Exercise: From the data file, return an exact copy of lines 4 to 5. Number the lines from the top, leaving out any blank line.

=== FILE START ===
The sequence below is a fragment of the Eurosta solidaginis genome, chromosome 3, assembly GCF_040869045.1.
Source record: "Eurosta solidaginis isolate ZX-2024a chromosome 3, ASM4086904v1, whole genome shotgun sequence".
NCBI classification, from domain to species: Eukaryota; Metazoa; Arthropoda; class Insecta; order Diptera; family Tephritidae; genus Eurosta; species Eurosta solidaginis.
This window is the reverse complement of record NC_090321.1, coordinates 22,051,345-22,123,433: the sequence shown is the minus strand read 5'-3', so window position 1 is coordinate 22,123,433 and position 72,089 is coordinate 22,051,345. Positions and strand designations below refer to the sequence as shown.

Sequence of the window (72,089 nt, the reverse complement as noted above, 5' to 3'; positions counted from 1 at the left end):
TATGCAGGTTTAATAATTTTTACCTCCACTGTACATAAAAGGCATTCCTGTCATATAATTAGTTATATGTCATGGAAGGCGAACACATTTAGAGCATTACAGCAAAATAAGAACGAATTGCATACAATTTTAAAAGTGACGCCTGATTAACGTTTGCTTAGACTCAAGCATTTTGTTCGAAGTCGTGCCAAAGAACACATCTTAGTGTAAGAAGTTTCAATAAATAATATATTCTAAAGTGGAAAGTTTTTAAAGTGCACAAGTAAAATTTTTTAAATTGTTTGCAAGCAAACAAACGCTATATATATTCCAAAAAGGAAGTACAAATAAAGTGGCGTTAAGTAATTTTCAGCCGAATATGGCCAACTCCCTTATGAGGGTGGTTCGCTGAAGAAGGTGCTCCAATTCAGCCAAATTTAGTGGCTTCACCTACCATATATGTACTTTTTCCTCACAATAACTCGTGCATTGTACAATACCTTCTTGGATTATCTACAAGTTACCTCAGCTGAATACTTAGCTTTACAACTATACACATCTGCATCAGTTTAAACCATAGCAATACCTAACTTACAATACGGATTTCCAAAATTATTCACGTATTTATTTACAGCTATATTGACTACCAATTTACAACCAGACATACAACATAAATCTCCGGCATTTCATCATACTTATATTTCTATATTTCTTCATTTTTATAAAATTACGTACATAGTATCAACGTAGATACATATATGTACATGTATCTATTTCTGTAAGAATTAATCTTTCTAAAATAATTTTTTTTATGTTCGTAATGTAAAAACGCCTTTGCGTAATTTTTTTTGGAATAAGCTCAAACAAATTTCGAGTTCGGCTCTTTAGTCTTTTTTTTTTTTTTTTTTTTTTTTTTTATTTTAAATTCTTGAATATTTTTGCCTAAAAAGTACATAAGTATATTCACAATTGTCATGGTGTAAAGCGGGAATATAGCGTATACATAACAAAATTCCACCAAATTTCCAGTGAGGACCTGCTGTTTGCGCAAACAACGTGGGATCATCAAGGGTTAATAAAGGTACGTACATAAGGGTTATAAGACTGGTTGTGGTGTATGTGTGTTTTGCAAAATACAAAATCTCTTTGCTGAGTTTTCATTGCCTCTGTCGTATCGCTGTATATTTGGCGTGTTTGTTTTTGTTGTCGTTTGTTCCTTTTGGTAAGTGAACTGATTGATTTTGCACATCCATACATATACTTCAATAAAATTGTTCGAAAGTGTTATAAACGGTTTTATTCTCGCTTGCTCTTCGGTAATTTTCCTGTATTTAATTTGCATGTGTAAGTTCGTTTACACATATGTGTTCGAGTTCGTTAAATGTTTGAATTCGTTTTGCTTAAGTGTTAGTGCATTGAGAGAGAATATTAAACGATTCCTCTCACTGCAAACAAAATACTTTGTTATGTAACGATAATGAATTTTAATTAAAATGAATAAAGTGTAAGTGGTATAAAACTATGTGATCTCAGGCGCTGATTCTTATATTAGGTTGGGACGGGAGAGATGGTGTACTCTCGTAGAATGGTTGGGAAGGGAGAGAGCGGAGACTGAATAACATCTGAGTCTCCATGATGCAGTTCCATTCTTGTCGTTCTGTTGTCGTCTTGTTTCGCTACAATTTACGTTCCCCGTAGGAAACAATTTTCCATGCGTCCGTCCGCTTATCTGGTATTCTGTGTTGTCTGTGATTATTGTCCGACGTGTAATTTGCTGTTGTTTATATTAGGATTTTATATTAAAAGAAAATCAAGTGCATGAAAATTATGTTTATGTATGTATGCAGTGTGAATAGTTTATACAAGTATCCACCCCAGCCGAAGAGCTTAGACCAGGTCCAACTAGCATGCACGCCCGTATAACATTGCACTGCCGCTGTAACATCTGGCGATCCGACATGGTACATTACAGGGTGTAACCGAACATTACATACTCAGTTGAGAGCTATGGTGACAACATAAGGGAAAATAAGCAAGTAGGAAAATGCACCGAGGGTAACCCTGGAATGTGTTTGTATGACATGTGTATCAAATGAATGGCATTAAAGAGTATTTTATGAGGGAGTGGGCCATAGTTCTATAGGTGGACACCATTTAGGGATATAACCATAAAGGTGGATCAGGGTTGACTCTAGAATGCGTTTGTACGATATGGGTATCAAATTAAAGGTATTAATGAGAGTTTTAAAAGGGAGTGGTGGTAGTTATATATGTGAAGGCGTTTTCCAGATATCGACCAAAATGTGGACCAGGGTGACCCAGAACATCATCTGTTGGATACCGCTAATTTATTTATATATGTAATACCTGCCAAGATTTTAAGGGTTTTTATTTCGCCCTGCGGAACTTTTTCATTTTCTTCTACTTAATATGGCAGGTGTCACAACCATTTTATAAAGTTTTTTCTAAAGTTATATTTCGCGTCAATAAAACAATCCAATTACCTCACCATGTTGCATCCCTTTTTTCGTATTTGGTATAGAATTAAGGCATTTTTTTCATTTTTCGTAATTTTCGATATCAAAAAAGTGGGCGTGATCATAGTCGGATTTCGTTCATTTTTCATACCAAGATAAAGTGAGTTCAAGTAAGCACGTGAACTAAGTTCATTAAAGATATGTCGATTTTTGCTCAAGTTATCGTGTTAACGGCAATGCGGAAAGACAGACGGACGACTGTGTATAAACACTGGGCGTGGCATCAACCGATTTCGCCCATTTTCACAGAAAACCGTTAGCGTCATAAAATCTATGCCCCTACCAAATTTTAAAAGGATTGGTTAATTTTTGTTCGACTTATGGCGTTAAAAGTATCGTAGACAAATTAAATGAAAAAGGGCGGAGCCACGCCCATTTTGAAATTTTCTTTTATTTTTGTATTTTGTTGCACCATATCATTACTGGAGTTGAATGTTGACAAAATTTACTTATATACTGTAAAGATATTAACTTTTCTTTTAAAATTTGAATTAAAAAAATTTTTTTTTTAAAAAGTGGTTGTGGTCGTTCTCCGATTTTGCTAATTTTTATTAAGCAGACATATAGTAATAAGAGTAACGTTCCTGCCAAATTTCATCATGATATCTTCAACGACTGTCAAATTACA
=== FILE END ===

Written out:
This window is the reverse complement of record NC_090321.1, coordinates 22,051,345-22,123,433: the sequence shown is the minus strand read 5'-3', so window position 1 is coordinate 22,123,433 and position 72,089 is coordinate 22,051,345. Positions and strand designations below refer to the sequence as shown.

Sequence of the window (72,089 nt, the reverse complement as noted above, 5' to 3'; positions counted from 1 at the left end):